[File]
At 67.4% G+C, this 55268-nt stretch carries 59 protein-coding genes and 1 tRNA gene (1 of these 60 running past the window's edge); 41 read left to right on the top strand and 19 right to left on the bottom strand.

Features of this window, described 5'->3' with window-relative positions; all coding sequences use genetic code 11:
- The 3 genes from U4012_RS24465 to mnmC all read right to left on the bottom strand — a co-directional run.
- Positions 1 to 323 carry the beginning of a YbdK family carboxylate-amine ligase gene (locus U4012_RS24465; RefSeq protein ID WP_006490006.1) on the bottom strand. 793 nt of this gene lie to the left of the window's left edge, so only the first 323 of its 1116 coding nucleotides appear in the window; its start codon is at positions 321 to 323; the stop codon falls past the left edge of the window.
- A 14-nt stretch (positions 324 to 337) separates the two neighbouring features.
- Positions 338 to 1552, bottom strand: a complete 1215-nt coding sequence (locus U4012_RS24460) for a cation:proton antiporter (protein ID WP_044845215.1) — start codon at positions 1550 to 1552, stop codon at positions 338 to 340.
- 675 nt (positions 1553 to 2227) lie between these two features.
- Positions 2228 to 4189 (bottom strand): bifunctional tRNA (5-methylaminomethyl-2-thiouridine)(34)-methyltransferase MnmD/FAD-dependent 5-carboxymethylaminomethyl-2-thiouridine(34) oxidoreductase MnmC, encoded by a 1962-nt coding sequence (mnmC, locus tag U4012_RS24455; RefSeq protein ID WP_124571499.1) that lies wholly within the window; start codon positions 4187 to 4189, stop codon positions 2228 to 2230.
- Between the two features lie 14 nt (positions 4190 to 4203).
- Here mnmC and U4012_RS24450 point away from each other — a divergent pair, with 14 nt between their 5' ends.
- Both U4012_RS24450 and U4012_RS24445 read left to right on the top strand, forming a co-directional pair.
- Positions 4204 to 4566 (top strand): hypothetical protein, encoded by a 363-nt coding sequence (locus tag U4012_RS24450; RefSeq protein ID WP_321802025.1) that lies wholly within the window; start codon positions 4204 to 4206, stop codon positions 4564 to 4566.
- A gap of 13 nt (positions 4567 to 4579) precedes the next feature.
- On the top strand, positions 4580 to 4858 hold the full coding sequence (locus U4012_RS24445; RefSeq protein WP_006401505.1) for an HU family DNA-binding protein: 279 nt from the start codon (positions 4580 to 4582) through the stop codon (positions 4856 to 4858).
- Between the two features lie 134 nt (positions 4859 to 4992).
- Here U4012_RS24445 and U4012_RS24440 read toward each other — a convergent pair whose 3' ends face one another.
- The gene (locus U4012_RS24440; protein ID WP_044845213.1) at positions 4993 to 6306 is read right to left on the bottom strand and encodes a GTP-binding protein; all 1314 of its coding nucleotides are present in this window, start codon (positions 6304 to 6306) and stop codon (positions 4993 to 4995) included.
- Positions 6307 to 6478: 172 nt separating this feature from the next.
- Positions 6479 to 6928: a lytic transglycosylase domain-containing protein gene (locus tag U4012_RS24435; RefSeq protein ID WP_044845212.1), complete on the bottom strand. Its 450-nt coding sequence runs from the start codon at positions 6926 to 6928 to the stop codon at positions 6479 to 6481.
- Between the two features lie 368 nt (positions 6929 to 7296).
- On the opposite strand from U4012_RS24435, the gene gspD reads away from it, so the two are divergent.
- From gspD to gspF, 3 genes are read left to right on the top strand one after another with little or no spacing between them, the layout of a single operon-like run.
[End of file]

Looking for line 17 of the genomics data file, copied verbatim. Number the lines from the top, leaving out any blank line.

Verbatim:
- The gene (locus U4012_RS24440; protein ID WP_044845213.1) at positions 4993 to 6306 is read right to left on the bottom strand and encodes a GTP-binding protein; all 1314 of its coding nucleotides are present in this window, start codon (positions 6304 to 6306) and stop codon (positions 4993 to 4995) included.